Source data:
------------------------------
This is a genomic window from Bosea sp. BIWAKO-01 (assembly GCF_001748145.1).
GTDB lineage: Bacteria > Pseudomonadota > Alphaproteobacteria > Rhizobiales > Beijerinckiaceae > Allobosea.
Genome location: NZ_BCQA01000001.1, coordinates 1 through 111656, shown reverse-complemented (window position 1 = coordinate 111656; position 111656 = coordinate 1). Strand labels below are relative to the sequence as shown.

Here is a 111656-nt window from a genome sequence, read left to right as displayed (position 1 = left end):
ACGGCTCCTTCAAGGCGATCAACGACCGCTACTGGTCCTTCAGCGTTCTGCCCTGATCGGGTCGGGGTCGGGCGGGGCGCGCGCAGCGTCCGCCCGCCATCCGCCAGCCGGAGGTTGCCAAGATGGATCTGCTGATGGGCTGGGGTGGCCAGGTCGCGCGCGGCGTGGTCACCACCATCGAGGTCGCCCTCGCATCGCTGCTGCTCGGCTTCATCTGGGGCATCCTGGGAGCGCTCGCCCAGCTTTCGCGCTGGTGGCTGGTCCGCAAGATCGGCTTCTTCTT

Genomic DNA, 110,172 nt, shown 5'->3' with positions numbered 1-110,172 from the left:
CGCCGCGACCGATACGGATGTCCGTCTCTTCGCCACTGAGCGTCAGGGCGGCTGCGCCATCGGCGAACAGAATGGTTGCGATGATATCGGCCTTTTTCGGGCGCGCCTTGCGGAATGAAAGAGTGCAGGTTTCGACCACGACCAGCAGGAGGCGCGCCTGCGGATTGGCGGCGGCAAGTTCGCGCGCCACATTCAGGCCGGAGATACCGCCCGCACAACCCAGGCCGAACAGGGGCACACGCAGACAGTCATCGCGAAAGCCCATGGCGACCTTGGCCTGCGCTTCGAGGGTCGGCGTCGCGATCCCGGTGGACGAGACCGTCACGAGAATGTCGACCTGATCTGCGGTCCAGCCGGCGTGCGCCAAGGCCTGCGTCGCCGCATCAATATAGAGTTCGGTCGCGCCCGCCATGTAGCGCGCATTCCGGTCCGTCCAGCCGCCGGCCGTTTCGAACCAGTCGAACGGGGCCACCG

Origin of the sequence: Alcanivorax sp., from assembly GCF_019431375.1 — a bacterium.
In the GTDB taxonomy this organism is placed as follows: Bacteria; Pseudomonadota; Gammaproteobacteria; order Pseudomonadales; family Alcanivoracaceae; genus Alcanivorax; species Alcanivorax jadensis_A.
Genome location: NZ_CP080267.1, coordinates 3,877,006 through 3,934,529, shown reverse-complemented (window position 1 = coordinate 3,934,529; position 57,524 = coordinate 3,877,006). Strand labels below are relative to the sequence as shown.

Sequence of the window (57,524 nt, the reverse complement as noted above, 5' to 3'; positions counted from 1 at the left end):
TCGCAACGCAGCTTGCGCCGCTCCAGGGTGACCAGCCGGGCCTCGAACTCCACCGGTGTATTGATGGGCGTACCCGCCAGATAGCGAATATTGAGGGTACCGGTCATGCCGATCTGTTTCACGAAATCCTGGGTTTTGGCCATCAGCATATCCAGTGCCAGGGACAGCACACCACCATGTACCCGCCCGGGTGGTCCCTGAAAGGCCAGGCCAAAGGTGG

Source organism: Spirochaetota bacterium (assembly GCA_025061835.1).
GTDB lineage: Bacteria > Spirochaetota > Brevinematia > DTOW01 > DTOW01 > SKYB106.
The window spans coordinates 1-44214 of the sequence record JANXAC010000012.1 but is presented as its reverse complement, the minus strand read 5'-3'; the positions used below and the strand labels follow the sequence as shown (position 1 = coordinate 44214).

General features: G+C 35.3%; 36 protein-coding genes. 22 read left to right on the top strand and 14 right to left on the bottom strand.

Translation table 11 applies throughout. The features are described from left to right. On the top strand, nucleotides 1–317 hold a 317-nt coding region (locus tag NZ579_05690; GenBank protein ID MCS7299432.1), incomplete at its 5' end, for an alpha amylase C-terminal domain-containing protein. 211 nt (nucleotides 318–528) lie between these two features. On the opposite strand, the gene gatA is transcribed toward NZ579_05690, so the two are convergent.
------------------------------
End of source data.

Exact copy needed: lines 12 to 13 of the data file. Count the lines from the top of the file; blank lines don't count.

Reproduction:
TCGCAACGCAGCTTGCGCCGCTCCAGGGTGACCAGCCGGGCCTCGAACTCCACCGGTGTATTGATGGGCGTACCCGCCAGATAGCGAATATTGAGGGTACCGGTCATGCCGATCTGTTTCACGAAATCCTGGGTTTTGGCCATCAGCATATCCAGTGCCAGGGACAGCACACCACCATGTACCCGCCCGGGTGGTCCCTGAAAGGCCAGGCCAAAGGTGG

Source organism: Spirochaetota bacterium (assembly GCA_025061835.1).